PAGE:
My three children and one young man are the only people who ever called me “Mom.”
This young man struggled with making bad decisions. He always came for advice before and after he made a bad decision. Sometimes he followed my counsel, but mostly he did not. I loved him, so I would always speak the truth to him. Our long history taught him that I would never sugarcoat what he needed to hear, yet he kept coming back for more.
After his mother died he took to calling me Mom. He was a young man, with adult responsibilities. He seemed to never be able to grow up enough to shoulder being a grown up. I loved him and his family. We had history. We had worked hard side by side, laughed, prayed and cried together. He was our MacGyver. For years during the workday, he was just within the sound of my voice, always ready to come to my aid. Sometimes he literally put out fires for me.
For years we tried to help him, guide him and walk with him through his personal demons. I began to fear as time progressed that someday his recklessness would leave his children fatherless. After drugs entered his life, we lost the ability to reach him at all. He stopped wanting to hear the truth. He grew angry, sullen and dangerous. We fought against the tide of darkness that was consuming him. We watched it carry him away before our very eyes. Eventually we had to say goodbye and it broke my heart. A few months later he came back, clean, sober and apologetic, but it didn’t last. Drugs won. We all lost.
Later he ran away from all of his responsibilities. He gave in completely to his craving to be irresponsible. For years now there never seemed to be any good news about him. He continued to drift away into the darkness. We prayed. We hoped. I longed for a day in which I would pick up the phone to hear him on the other end calling me Mom again.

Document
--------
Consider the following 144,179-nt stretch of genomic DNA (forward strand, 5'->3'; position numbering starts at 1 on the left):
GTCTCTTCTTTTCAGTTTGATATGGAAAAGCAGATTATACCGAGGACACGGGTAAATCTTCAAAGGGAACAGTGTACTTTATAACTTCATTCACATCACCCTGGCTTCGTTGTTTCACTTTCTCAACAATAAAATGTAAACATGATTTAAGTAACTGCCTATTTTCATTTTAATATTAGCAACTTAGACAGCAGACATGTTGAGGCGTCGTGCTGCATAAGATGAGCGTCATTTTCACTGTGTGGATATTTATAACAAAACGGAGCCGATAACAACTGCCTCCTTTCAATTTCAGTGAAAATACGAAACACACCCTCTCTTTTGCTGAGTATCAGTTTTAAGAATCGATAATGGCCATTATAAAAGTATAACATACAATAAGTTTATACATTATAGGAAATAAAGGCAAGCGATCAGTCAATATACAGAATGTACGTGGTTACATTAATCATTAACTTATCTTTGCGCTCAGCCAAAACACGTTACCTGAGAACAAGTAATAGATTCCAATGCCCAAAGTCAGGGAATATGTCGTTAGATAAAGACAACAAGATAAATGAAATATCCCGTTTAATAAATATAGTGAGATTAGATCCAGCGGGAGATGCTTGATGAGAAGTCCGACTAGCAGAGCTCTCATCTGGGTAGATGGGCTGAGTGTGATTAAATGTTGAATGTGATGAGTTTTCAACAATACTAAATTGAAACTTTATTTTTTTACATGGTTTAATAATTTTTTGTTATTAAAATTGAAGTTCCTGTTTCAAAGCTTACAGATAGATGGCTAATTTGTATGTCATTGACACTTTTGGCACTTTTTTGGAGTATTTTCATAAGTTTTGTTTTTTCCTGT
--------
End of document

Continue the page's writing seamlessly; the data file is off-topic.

Last night I read an ominous Facebook post from his ex-wife. I knew it was bad news about him. I prayed it was just another stumble . . . but it wasn’t. My old friend, my MacGyver, took his own life. In his wake he left behind five children and a field of devastation.
A million “what ifs” and “if onlys” that I know are senseless, are running through my mind. He lived as a man-child, he died a man-child. His recklessness left five young kids to grow up fatherless. They have to face tomorrow knowing that their father gave up. I’m angry for them. I’m hurt for them. I’m broken for them.
As his adopted “mom,” I am disappointed and saddened along with a dozen other emotions mixed in. There are no winners today. In my mind I can imagine his remorseful face coming to talk to me after a bad decision. I wish he had the opportunity to regret the idea of suicide, regret the thoughts of suicide, or regret the consequences of an attempted suicide. But instead, it is completely final. No more second chances.
This morning hoarfrost covered the fields outside my window. It was a cold grey morning. A deep sorrow invaded my sleep leaving me weary. I can only wish that there was one more chance to hope, one more chance for my lost friend to grow up, one more chance for his children to grow up in his shadow. Instead, we are all left with a handful of memories, grief, regret and love.
If you are struggling with depression or thoughts of suicide, please reach out for help. For you there are still second chances and third chances and beyond. The National Suicide Prevention Lifeline is 1 (800) 273-8255.